Linden Heritage Foundation Holds Annual Meeting of the Membership

The Linden Heritage Foundation met on January 12, 2019, at 2:00 p.m. at the Linden Garden Club in Linden, Texas.  President,  Joe B. Lovelace, called the meeting to order.

The first agenda item was the report of the Nominating Committee comprised of Lanita Williams, Wanda Burns, and Sandra Skoog.  Ms. Skoog proposed the committee’s selection of four names as a slate to replace the expired terms of four directors.  Mr. Lovelace asked for additional nominations from the floor and, upon receiving none, the quorum present unanimously elected for three (3) year terms to the Linden Heritage Foundation Board of Directors:  Pat Rountree, Jo Anna Duncan, Becky Wilbanks, and Brenda Deming.

2019 Linden Heritage Foundation Directors. From bottom left: Jo Anna Duncan, Barbara Teachey, Gail Dorgan, Lanita Williams, Brenda Deming, Joe B. Lovelace, Pat Rountree, Jana Bounds, Sandra Skoog, Wanda Burns, and Becky Wilbanks. Not shown; John Knapp. Photo courtesy of Neil Abeles.

Following the election, Jana Bounds presented the financial report for the Foundation.  The Foundation began FY2018 with a fund balance of $35,650.69. At the end of FY2018 the fund balance was $40,756.72, with $2,514.47 being restricted for the Firehouse Project.

Mr. Lovelace then gave a report on the 1939 Old Linden Firehouse.

Linden was the beneficiary of a number of New Deal era projects beginning with assistance in the reconstruction of the Cass County Courthouse after a 1933 fire.  For some time afterward, Linden reeled from the futility of having faced a devastating fire with little means but bucket brigades to bring it under control.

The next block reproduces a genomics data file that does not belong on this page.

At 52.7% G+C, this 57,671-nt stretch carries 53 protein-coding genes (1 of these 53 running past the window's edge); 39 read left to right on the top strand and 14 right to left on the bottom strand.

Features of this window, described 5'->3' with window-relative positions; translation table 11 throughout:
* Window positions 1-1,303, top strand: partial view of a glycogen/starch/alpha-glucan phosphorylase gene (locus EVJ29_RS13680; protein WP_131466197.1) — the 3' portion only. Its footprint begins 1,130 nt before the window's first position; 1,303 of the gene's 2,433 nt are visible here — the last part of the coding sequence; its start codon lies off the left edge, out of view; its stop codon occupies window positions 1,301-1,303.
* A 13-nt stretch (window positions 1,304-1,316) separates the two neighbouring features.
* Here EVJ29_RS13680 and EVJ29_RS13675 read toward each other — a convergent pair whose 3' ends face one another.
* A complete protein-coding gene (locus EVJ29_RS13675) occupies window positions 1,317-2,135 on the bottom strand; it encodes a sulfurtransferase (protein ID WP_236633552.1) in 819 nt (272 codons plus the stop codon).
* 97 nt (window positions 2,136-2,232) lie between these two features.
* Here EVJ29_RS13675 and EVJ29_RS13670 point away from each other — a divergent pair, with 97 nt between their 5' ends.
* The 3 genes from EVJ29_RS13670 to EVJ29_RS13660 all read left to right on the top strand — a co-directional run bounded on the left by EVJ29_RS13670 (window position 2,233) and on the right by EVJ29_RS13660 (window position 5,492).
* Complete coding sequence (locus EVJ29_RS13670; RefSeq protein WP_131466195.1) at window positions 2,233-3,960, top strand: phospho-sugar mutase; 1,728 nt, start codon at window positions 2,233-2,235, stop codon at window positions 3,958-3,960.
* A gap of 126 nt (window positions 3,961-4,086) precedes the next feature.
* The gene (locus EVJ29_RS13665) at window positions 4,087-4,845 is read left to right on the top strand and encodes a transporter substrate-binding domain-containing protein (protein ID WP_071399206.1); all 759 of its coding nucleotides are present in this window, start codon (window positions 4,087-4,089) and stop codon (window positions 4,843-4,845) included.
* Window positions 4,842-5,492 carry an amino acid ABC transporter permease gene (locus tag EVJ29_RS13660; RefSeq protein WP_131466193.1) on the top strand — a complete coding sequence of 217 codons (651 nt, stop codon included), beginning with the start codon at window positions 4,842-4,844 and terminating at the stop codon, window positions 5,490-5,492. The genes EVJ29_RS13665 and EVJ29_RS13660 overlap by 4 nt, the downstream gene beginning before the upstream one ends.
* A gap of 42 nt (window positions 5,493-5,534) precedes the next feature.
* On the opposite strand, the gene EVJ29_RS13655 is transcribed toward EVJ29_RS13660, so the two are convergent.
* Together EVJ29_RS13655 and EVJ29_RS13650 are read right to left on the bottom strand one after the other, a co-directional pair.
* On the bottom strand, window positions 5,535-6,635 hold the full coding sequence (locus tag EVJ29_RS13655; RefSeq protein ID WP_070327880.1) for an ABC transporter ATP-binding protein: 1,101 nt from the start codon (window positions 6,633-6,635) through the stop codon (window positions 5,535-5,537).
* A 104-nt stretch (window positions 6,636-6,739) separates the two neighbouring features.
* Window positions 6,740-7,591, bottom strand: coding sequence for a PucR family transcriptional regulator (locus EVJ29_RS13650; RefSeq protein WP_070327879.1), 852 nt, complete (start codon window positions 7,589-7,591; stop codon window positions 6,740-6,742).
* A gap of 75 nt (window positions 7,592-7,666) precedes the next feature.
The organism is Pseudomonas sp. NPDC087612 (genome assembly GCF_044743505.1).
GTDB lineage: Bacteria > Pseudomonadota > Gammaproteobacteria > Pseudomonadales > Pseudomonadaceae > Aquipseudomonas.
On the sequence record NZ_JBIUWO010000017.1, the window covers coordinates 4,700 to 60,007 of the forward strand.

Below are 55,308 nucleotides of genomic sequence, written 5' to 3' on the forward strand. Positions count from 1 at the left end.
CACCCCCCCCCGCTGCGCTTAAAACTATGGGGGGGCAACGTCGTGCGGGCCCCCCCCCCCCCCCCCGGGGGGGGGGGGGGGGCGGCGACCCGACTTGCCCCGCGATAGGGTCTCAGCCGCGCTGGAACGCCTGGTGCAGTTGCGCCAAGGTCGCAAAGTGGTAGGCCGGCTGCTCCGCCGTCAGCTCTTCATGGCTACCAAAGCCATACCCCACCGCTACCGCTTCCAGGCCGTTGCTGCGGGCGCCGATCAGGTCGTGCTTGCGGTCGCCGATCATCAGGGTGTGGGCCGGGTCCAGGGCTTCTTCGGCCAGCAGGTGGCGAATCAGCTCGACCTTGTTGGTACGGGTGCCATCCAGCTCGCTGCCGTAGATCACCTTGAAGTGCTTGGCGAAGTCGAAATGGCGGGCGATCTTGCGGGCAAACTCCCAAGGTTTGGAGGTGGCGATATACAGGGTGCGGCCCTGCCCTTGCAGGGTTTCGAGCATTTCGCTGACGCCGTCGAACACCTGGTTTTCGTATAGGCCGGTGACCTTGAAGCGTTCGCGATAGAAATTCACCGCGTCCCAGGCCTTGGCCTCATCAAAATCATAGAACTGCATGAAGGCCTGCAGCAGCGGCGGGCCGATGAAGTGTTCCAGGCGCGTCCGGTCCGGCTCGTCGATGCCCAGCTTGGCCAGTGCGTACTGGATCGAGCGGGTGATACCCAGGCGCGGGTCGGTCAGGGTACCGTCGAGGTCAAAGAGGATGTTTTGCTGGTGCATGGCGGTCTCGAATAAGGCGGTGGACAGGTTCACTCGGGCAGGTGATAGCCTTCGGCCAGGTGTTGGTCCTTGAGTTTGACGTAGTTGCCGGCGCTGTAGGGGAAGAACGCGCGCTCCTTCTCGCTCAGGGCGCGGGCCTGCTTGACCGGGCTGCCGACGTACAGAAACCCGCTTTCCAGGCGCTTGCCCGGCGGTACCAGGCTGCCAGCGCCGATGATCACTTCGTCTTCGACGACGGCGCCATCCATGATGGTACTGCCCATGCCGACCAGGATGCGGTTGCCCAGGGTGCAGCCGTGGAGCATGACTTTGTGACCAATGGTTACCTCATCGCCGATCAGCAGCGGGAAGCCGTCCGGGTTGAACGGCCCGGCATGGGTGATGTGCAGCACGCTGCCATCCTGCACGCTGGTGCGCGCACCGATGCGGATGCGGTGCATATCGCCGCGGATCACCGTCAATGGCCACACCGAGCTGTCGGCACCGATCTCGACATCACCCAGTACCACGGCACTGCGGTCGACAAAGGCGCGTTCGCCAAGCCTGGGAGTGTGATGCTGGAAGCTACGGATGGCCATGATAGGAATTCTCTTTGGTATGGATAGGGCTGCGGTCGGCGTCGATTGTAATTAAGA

Photo of 1933 Courthouse fire from the Collection of Charline Wiley Morris

The following year, 1934, a grant/loan opportunity was made available by the Public Works Administration to finance the first Linden Waterworks – a municipal sanitary water and sewer system that included the 1934 Water Tower now standing at the corner of Rush and Taylor Streets. In 1935, the Linden Volunteer Fire Department was organized and men were properly trained and certified, allowing fire insurance rates to be affordable to the town.

The “Old Linden Firehouse” built in 1939 with funds and material donated by its citizens is a remarkably simple structure.  It served its initial purpose until the City had need for more room for its firefighting equipment.  In 1949, a second floor was added to the 1939 building and a north addition was built.

The Old Firehouse remained in operation until 1962 when a new fire station was completed. The older building afterward had various uses until being abandoned.  It fell into serious disrepair in recent decades, during which water infiltration and damage accelerated to the point of serious endangerment of the structure.

Collapsed roof of the 1949 north addition is on the left. The roof of the 1939 structure is on the right. Aerial photo courtesy of Kerry Wells (January 2016).

In January 2016 the City of Linden conveyed the Old Firehouse to the Linden Heritage Foundation.